The Most Expensive Vinyls In The World

5. John Lennon & Yoko Ono: Double Fantasy
Price: $150,000 

Double Fantasy is a 1980 album released by John Lennon and Yoko Ono, and no doubt one of the most well-known releases by the two. It is the seventh and final studio album released by Lennon during his lifetime, although the album was initially poorly received by their fanbase. Unfortunately the release came out only 3 weeks prior to Lennon’s murder and it quickly became a worldwide commercial success and went on to win the 1981 Album of the Year award at the 24th Annual Grammy Awards. A copy of John Lennon and Yoko Ono’s Double Fantasy, sold in 1999 for an incredible $150,000 (approx. £118,000), the macabre detail that rendered it so valuable was the fact that it had been signed by Lennon himself just hours before his death on December 8th, 1980. It’s also allegedly the last record Lennon signed prior to his death.

4. The Beatles: Sgt. Pepper’s Lonely Hearts Club Band
Price: $290,000

Sgt. Pepper’s Lonely Hearts Club Band is the eighth studio album by the English rock band the Beatles that was released on 26 May 1967 in the United Kingdom. The hit release spent twenty seven weeks at number one on the UK Albums Charts and fifteen weeks at number one in the US. Any original copy of the 1967 pressing of Sgt. Pepper will rack up a decent price at any auction, particularly if its the mono version with the black Parlophone label. A copy consisting of 4 signed records sold at auction in 2013 to a buyer from the midwest in America for an incredible $290,000, nearly 10 times that amount it was estimated originally (only $30,000). The sale ended up breaking the record for a copy of their 1967 album.

3. Elvis Presley: My Happiness 
Price: $300,000

A man called Jack White, previously of White Stripes, The Raconteurs and The Dead Weather is reportedly one of the busiest men in the music industry but what a lot of people don’t know is that he’s also a very dedicated vintage gear and vinyl collector. Alongside his collecting, Jack White also owns a studio and label that specialise in unusual and rare vinyl.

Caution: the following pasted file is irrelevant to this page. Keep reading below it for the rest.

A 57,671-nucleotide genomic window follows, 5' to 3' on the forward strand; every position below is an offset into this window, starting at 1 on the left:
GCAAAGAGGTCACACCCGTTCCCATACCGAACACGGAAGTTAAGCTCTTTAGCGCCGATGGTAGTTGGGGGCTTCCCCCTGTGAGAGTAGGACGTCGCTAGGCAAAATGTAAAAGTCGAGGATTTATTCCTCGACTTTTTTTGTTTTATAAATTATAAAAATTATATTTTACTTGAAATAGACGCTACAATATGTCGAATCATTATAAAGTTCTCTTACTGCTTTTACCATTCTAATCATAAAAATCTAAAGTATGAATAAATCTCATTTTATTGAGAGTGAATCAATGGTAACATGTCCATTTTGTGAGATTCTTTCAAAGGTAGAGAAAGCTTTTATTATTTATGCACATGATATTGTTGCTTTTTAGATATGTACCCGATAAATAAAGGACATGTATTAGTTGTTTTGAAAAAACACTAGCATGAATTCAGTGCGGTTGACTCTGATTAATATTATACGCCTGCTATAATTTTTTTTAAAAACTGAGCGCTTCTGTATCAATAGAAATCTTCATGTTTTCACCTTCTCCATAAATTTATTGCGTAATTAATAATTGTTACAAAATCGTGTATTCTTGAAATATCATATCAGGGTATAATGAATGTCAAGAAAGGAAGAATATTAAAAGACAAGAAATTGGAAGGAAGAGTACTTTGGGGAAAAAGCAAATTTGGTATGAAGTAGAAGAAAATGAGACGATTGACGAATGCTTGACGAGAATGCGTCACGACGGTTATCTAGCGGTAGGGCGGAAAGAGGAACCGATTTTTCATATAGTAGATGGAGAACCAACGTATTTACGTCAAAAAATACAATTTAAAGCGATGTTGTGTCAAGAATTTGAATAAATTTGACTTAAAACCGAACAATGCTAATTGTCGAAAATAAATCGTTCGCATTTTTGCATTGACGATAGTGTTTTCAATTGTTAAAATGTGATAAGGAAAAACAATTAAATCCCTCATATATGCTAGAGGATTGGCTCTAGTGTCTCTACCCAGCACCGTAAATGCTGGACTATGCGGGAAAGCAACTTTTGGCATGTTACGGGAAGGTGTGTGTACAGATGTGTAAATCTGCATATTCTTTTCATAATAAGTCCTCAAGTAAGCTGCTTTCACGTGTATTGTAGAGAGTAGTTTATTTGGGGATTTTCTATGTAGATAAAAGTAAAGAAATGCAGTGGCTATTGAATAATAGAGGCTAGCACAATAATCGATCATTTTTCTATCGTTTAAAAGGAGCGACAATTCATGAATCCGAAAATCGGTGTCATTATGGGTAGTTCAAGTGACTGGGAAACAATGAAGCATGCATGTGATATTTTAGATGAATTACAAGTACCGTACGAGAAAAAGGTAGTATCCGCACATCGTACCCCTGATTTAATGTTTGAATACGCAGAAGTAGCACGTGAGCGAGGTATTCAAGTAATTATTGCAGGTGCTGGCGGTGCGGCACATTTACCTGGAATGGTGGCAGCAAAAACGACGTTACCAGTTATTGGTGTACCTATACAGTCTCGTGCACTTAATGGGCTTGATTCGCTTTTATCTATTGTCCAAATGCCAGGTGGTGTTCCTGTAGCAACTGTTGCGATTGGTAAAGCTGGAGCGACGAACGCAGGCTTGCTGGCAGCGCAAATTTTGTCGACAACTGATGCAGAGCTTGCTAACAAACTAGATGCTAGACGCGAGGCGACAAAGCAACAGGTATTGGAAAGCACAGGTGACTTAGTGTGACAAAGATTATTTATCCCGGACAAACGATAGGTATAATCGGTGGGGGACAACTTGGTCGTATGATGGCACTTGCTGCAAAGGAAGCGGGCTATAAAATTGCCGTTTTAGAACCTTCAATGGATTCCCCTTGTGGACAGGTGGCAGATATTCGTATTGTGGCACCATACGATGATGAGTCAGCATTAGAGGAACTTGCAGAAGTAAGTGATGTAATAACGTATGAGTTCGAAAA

One of the coolest things about Jack White’s collection is the fact that he owns one of the three most expensive records in the world, the test pressing of Elvis Presley’s first ever recording that was sold at auction in December 2015.

2. The Beatles: The Beatles (White Album)
Price: $790,000

The Beatles, also known as “The White Album”, is the ninth album in total by the Beatles and was released on 22 November 1968. The album was a double album and was entirely showcased its plain white sleeve that featured no graphics or text, other than the band’s name embossed on the front. Although no singles were issued from The Beatles in Britain and the United States, the songs “Hey Jude” and “Revolution” originally came from the same recording sessions created during the album and were later issued on a single in 1968.

Beatles drummer Ringo Starr was reportedly known to own the very first copy of the band’s self-titled double album from 1968, since the records were printed with serial numbers in sequence and Starr’s copy bears the number ‘0000001’. He eventually sold his copy at Julien’s auction in the U.S. for $790,000 (approx. £620,000) in December 2015. Who exactly bought the rare vinyl is still to this day unknown.

1. Wu-Tang Clan: Once Upon a Time in Shaolin
Price: $2 million

Once Upon a Time in Shaolin is a double album by the Wu-Tang Clan that was limited to a single copy sold in 2015. The album is reportedly the most expensive single album sold in history. Part of what makes this album in particular so special is that one double-CD of the album, which was recorded in secret over six years, was pressed in 2014 and stored in a secured vault at the Royal Mansour Hotel in Marrakech, Morocco. The album ranked in a lot of success and curiosity by fans and collectors alike and was finally auctioned off to the highest bidder through auction house Paddle8 in 2015, later the winner of the auction was revealed to have the winning bid of $2 million and was placed by Martin Shkreli, who is most known  as the controversial Turing Pharmaceuticals CEO.

The record also came with a contract which stipulates that the buyer may not attempt to sell or make money from the record for 100 years, although the owner may release the album for free should they wish to. In saying that, Shkreli refused to do so, although has in the past released small clips of it on stream on the popular broadcasting network, YouTube.

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